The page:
Higher Medicaid reimbursements from the federal government and Colorado could incentivize more people to take home health care jobs, Velasquez and Kiene said. But in the meantime, low wages for caregivers, an increasing cost of living in Colorado and ongoing risks associated with COVID-19 has made it hard for people like Wilkie and Simpson to get the support they need.
Magner started a volunteer program to help address the caregiver shortfall in the area. Johnson, who volunteers to support Wilkie, joined after she saw a post on social media looking for support for seniors in Durango.
Wilkie’s health concerned Johnson when she first met him. “He was in such a depression, having a hard time feeding himself, hard time getting up and getting motivated,” she said.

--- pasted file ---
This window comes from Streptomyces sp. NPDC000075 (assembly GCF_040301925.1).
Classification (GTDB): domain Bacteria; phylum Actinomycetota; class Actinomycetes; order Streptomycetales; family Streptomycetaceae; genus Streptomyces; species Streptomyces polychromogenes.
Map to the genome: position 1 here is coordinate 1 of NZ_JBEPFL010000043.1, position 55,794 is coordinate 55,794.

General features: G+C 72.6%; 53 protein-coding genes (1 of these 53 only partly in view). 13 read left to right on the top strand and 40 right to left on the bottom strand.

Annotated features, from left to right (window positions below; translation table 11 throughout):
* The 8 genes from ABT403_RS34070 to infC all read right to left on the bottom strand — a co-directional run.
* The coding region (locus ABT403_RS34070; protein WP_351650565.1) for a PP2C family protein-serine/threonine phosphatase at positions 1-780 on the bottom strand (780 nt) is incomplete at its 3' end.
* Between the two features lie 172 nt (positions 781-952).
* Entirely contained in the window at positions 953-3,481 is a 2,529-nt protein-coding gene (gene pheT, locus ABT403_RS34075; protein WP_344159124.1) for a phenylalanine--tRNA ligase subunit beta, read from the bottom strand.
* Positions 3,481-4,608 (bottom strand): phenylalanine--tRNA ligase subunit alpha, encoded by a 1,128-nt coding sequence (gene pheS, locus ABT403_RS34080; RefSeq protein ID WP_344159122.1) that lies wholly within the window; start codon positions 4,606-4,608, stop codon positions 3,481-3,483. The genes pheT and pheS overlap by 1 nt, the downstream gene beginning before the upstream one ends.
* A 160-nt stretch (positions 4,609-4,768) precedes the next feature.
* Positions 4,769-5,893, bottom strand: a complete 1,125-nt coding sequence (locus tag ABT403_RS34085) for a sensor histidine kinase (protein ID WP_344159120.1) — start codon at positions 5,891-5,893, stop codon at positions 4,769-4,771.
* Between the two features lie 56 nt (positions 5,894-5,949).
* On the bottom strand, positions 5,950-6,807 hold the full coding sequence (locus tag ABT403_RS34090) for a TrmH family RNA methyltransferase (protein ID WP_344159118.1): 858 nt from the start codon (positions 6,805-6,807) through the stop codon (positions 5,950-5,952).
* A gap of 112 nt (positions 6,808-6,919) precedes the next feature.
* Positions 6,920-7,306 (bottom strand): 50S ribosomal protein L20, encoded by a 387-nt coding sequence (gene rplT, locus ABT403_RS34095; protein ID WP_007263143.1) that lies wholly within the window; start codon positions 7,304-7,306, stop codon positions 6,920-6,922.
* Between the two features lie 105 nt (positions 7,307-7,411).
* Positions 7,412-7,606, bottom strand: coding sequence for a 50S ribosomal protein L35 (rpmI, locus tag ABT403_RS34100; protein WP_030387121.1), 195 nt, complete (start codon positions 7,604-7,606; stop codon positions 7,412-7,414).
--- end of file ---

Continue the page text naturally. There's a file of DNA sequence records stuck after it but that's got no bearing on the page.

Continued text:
In the time she’s been meeting with Wilkie, his spirits have risen and his broken hip has healed. He can walk again but still has some trouble navigating the grocery store.
Prior to his stay in nursing home confinement, Wilkie spent his days drinking coffee and playing cards at a local senior center. He lived alone in an apartment. He had friends.
“I got to know everyone,” Wilkie said. “I would sit with them and play funnies with them, just to get them to laugh.”
Yet the senior center has since closed its doors. Wilkie hasn’t lived in his apartment long enough to make friends. And social distancing doesn’t help his chances of meeting new people.
“I’ve got no choice,” he said. “If I’ve got no support, I need to go to a nursing home.”